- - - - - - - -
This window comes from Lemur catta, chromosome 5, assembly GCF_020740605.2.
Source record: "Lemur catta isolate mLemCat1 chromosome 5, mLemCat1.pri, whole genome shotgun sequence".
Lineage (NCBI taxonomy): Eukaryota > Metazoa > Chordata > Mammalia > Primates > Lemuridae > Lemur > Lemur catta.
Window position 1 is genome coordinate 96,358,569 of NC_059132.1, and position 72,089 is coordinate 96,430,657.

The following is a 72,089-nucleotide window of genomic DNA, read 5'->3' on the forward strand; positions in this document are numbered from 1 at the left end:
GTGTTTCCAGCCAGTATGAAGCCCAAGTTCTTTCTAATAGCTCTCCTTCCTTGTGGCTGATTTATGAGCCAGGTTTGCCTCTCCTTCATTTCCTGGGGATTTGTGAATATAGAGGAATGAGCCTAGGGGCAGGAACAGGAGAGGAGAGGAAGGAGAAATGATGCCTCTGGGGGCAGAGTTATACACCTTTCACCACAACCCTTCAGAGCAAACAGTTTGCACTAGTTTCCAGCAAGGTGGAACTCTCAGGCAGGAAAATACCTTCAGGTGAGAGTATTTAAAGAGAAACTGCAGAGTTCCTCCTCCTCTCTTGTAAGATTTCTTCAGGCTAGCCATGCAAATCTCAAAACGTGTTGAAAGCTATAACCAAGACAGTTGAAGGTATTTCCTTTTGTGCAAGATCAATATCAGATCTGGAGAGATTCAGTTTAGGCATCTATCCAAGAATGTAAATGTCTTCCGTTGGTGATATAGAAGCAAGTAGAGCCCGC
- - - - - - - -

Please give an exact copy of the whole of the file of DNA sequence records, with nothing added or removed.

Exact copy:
This window comes from Lemur catta, chromosome 5, assembly GCF_020740605.2.
Source record: "Lemur catta isolate mLemCat1 chromosome 5, mLemCat1.pri, whole genome shotgun sequence".
Lineage (NCBI taxonomy): Eukaryota > Metazoa > Chordata > Mammalia > Primates > Lemuridae > Lemur > Lemur catta.
Window position 1 is genome coordinate 96,358,569 of NC_059132.1, and position 72,089 is coordinate 96,430,657.

The following is a 72,089-nucleotide window of genomic DNA, read 5'->3' on the forward strand; positions in this document are numbered from 1 at the left end:
GTGTTTCCAGCCAGTATGAAGCCCAAGTTCTTTCTAATAGCTCTCCTTCCTTGTGGCTGATTTATGAGCCAGGTTTGCCTCTCCTTCATTTCCTGGGGATTTGTGAATATAGAGGAATGAGCCTAGGGGCAGGAACAGGAGAGGAGAGGAAGGAGAAATGATGCCTCTGGGGGCAGAGTTATACACCTTTCACCACAACCCTTCAGAGCAAACAGTTTGCACTAGTTTCCAGCAAGGTGGAACTCTCAGGCAGGAAAATACCTTCAGGTGAGAGTATTTAAAGAGAAACTGCAGAGTTCCTCCTCCTCTCTTGTAAGATTTCTTCAGGCTAGCCATGCAAATCTCAAAACGTGTTGAAAGCTATAACCAAGACAGTTGAAGGTATTTCCTTTTGTGCAAGATCAATATCAGATCTGGAGAGATTCAGTTTAGGCATCTATCCAAGAATGTAAATGTCTTCCGTTGGTGATATAGAAGCAAGTAGAGCCCGC